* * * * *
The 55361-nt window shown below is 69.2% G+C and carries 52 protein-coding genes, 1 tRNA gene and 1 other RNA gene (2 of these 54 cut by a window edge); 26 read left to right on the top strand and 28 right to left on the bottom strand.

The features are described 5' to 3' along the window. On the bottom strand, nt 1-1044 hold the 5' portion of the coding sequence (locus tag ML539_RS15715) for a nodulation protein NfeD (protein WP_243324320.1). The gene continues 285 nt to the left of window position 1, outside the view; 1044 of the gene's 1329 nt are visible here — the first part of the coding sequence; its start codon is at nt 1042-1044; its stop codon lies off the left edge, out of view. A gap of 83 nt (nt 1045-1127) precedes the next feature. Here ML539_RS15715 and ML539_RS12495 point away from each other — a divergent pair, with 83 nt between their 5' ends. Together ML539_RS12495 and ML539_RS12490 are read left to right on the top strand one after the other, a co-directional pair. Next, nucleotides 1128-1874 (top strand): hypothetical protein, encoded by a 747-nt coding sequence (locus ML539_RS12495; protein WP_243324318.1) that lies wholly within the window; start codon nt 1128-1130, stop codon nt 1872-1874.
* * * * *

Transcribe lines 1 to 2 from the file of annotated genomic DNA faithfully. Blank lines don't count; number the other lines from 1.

The 55361-nt window shown below is 69.2% G+C and carries 52 protein-coding genes, 1 tRNA gene and 1 other RNA gene (2 of these 54 cut by a window edge); 26 read left to right on the top strand and 28 right to left on the bottom strand.

The features are described 5' to 3' along the window. On the bottom strand, nt 1-1044 hold the 5' portion of the coding sequence (locus tag ML539_RS15715) for a nodulation protein NfeD (protein WP_243324320.1). The gene continues 285 nt to the left of window position 1, outside the view; 1044 of the gene's 1329 nt are visible here — the first part of the coding sequence; its start codon is at nt 1042-1044; its stop codon lies off the left edge, out of view. A gap of 83 nt (nt 1045-1127) precedes the next feature. Here ML539_RS15715 and ML539_RS12495 point away from each other — a divergent pair, with 83 nt between their 5' ends. Together ML539_RS12495 and ML539_RS12490 are read left to right on the top strand one after the other, a co-directional pair. Next, nucleotides 1128-1874 (top strand): hypothetical protein, encoded by a 747-nt coding sequence (locus ML539_RS12495; protein WP_243324318.1) that lies wholly within the window; start codon nt 1128-1130, stop codon nt 1872-1874.